Relative body weight was lowest in children who had not ingested diabetic breast milk during the neonatal period and highest in those fed with diabetic breast milk only.

Exclusive breast-feeding was associated with increased childhood relative body weight (P = 0.011).

Breast-fed children of women with diabetes had increased risk of overweight (OR 1.98, 95% CI 1.12 to 3.50).

Breast-feeding duration was positively associated with childhood relative body weight (P = 0.004) and 120-min blood glucose during an oral glucose tolerance test (P = 0.022).

Adjustment for the breast milk volume ingested during the early neonatal period (1st week of life) eliminated all these relationships with late neonatal breast-feeding and its duration.

No relationship was observed between maternal blood glucose in the middle of the third trimester and the subsequent outcome.
Neither late neonatal diabetic breast milk intake nor the duration of breast-feeding has an independent influence on childhood risk of overweight or impaired glucose tolerance in children of women with diabetes. The 1st week of life appears to be the critical window for nutritional programming in children of women with diabetes by ingestion of maternal diabetic breast milk.The study was generally: well designed with detailed background information and statistical analysis and reporting of results.

The only issue not clear is “some diabetic breast milk”, the authors did not explain.
Gerstein HC;

1994 Jan

378
Study Type:
Systematic review - meta-analysis

Evidence level:
2++
3575 people who had diminished duration of breastfeeding or early exposure to cow's milk.People who were had diminished duration of breastfeeding or early exposure to cow's milk.

Country:
Data come from different countries.
Intervention:
Short duration of breastfeeding or early cow's milk exposure.

Comparison:
Long duration of breastfeeding.
Follow-up period:
Not reported.

Outcome Measures:
Development of type 1 diabetes.
Patients with type 1 diabetes were more likely to have been breastfed for < 3 months (overall OR 1.43, 95% CI 1.15 to 1.77) and to have been exposed to cow's milk before 4 months (overall OR 1.63, 95% CI 1.22 to 2.17).Early cow's milk exposure may be an important determinant of subsequent type 1 diabetes and may increase the risk approximately 1.5 times.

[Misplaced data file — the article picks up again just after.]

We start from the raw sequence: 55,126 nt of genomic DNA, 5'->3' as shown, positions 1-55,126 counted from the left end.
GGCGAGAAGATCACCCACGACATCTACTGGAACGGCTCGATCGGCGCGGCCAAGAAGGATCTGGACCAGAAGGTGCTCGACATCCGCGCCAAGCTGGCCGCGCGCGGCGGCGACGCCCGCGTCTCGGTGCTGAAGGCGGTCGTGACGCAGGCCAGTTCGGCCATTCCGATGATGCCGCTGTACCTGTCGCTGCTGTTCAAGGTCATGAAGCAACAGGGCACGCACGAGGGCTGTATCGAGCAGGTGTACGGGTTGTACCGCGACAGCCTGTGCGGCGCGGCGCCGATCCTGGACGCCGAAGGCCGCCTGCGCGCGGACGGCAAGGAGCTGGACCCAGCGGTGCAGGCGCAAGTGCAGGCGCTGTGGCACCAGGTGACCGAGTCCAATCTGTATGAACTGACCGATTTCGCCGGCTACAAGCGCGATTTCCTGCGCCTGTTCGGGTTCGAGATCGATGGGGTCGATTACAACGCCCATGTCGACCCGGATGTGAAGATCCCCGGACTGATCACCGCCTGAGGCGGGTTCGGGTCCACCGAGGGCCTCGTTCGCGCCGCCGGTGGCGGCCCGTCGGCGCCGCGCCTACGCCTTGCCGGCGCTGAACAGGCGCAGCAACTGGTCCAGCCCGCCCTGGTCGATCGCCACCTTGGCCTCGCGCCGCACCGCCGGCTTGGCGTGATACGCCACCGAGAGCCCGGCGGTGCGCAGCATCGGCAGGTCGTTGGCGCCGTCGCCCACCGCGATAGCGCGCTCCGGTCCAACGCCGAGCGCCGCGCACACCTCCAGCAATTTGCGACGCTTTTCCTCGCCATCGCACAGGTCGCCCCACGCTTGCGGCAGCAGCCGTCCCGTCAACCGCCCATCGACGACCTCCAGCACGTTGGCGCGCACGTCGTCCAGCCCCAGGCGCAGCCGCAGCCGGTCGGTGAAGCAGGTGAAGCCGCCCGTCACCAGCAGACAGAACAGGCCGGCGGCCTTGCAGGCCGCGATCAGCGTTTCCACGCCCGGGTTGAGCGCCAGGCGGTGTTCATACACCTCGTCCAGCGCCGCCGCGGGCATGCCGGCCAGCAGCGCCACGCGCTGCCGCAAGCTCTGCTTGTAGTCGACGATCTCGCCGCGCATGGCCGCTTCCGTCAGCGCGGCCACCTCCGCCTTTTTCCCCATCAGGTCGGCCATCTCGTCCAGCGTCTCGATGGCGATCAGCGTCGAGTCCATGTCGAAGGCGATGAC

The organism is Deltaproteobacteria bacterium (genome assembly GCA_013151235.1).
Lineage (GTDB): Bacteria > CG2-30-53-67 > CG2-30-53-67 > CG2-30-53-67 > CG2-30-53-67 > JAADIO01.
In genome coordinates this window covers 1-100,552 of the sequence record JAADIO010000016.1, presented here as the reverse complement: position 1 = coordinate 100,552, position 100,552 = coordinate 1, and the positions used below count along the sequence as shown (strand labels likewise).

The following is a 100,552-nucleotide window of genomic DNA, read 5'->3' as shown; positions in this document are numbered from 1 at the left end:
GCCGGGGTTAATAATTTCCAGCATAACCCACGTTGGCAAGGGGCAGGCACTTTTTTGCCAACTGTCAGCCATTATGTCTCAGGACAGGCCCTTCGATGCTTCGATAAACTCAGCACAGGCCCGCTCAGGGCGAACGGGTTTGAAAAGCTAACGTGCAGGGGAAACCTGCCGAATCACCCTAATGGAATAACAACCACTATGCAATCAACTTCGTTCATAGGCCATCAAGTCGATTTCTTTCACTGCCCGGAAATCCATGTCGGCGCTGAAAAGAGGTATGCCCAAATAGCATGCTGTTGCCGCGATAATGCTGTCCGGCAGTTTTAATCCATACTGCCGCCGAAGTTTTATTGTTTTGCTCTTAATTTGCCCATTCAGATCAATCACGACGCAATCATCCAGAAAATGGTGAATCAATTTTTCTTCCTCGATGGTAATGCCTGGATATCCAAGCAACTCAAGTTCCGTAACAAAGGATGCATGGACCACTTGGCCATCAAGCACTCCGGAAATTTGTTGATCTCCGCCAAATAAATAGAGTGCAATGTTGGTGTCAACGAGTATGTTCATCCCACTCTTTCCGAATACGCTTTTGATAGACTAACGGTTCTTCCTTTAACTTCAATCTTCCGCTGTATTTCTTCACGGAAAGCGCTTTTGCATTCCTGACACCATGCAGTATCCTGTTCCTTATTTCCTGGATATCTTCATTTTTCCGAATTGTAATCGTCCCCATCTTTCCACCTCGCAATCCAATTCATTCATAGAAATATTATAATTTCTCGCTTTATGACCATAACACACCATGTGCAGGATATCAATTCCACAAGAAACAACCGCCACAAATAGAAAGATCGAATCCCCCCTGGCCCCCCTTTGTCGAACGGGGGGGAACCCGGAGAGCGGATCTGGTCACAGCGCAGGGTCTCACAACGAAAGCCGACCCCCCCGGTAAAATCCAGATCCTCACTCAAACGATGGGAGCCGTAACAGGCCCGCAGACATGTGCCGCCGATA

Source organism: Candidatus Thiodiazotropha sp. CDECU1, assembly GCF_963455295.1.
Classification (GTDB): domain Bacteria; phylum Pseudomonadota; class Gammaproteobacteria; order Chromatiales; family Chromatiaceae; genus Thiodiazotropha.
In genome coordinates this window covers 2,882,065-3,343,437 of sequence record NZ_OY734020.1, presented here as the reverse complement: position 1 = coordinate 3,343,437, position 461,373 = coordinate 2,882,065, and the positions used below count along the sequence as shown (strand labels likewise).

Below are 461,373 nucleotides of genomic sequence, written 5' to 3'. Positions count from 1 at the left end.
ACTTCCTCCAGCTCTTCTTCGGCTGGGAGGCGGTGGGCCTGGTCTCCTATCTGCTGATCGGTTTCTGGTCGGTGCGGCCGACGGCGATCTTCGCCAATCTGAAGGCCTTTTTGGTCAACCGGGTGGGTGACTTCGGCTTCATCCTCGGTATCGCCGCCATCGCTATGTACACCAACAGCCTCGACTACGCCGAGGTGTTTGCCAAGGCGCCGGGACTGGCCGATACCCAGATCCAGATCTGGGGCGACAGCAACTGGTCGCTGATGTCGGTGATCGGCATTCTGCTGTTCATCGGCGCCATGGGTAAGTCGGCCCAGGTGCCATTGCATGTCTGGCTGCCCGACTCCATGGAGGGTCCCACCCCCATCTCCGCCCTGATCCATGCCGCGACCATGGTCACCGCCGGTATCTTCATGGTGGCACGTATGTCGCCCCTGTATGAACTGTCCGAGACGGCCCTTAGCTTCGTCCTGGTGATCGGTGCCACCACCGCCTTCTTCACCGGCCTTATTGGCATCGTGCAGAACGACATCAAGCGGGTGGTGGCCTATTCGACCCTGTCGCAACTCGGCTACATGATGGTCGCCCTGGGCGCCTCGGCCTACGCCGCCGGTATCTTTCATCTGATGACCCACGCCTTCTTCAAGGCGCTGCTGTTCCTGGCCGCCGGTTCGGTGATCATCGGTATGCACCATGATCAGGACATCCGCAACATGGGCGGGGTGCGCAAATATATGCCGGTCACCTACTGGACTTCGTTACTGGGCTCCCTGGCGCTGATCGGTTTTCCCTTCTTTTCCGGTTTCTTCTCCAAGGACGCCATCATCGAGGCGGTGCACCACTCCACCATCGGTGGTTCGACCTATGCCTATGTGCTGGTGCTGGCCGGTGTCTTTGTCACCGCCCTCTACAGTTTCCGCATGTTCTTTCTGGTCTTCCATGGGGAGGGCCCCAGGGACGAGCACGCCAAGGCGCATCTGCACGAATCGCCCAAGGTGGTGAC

Norris,J.M.; Scott,F.W.

1996

379
Study Type:
Systematic review - meta-analysis

Evidence level:
2++
21039 participants
  1. Cases (n= 4656)
  2. Controls (n = 16383)
Children who were either breast fed or introduced to cow's milk constituents.

Country: Various countries
Intervention: Early breast feeding.

Comparison:
Early cow's milk exposure.
Follow-up period:

Outcome Measures:
1.

Ever breastfed

2.

Never breastfed.

2.

Breast feeding duration.

3.

Age at first exposure to breast milk substitutes.

The summary results showed a moderate effect of exposure to breast milk substitutes (OR 1.38, 95% CI 1.18 to 1.61])and cow's milk substitutes (OR = 1.61, 95% CI = 1.31 to 1.98) before 3 months of age.

The studies using existing records demonstrated little association compared to the studies relying on long-term recall.

Studies in which the controls had a participation rate more than 20% lower than the cases showed a stronger diabetogenic effect of never being breastfed (OR = 1.58) than studies whose cases and controls had similar participation rates (OR = 1.06).
The results showed that the effect of exposure to breast milk substitutes on type 1 diabetes is small.
Gagne,M.P.; Leff,E.W.; Jefferis,S.C.

1992

382
Study Type: Case-control

Evidence level: 2+
22 women with type 1 diabetes.Twenty-two mothers who were identified as having type 1 diabetes before pregnancy and who had given birth in the past 2 years.

Country: USA
Intervention:
Infant feeding practices of women with diabetes.

Comparison:
Infant feeding practices of women without diabetes.
Follow-up period:

Outcome Measures:
  1. Early breast-feeding
  2. Early exposure to bottle feeding